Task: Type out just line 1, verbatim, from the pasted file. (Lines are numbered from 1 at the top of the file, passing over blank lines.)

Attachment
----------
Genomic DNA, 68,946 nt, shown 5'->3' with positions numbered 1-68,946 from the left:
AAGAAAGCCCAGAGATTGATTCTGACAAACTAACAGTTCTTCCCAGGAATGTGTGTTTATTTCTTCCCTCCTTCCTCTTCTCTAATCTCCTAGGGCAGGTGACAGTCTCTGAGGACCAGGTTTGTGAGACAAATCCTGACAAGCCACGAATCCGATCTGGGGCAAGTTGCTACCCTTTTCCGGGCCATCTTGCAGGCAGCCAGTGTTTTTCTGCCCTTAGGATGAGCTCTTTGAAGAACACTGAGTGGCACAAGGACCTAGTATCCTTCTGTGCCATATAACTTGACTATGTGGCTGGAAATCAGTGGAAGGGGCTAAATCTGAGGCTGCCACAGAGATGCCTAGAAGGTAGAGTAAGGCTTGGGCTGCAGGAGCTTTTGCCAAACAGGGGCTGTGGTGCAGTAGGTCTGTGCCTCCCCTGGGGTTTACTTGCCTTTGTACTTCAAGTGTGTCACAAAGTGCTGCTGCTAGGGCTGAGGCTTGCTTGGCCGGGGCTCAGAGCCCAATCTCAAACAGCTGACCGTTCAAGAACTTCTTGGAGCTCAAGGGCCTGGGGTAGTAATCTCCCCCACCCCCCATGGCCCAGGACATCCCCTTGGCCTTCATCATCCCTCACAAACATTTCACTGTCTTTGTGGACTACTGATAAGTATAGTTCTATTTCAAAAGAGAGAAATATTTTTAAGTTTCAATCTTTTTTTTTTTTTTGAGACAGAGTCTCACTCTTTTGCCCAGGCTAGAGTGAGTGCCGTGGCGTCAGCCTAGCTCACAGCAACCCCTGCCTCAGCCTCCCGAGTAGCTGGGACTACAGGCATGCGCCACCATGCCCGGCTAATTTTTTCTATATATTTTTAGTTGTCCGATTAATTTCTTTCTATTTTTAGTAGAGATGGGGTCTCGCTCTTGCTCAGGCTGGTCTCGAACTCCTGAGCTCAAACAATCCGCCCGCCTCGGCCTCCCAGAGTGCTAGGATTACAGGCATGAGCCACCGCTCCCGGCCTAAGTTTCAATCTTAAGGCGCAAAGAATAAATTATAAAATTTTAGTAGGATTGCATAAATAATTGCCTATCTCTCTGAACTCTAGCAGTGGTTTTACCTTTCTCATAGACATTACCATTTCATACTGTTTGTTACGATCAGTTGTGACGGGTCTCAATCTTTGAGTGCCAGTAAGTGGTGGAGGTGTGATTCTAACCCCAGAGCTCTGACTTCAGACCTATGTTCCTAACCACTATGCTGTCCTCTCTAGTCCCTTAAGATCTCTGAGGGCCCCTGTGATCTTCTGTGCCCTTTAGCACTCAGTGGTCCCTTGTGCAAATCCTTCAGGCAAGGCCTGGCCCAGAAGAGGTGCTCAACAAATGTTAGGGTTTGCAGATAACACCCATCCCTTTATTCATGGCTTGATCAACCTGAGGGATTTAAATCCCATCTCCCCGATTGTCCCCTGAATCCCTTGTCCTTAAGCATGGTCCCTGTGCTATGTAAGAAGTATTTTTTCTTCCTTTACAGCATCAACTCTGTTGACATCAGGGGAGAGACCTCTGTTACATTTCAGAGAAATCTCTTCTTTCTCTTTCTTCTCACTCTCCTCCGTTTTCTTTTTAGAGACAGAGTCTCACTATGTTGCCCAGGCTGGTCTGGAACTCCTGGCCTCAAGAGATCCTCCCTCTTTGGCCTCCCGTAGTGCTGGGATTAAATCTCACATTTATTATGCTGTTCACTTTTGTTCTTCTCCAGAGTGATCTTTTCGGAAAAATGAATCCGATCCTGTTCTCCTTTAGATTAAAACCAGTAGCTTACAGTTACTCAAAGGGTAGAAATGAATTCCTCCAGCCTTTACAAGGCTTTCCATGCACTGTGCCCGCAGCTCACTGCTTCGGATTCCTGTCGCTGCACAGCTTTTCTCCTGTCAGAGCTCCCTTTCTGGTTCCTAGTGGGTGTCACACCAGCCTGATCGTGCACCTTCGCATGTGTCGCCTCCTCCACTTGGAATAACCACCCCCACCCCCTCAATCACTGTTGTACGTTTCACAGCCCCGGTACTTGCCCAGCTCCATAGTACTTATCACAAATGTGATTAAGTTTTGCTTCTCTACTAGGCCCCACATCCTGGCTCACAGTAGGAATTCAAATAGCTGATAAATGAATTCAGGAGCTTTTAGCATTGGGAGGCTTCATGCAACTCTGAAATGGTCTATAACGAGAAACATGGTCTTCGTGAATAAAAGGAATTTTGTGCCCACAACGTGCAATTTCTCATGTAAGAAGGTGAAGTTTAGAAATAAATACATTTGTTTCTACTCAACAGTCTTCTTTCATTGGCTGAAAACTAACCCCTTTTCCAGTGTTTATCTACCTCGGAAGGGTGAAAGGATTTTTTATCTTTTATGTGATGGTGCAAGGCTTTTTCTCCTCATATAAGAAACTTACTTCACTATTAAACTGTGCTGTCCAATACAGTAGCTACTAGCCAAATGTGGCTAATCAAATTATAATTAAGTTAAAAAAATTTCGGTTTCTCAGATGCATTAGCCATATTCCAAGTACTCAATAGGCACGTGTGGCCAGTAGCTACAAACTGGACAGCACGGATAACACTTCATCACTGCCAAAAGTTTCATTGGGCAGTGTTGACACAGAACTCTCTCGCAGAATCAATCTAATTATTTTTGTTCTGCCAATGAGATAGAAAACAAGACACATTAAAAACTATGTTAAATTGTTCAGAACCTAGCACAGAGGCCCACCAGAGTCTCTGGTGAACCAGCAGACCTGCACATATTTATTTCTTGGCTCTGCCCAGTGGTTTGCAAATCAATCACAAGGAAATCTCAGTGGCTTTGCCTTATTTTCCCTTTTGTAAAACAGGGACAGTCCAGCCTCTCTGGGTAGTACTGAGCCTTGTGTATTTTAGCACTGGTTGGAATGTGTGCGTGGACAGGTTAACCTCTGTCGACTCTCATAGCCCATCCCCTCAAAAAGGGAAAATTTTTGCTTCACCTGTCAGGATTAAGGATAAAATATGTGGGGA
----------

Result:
Genomic DNA, 68,946 nt, shown 5'->3' with positions numbered 1-68,946 from the left: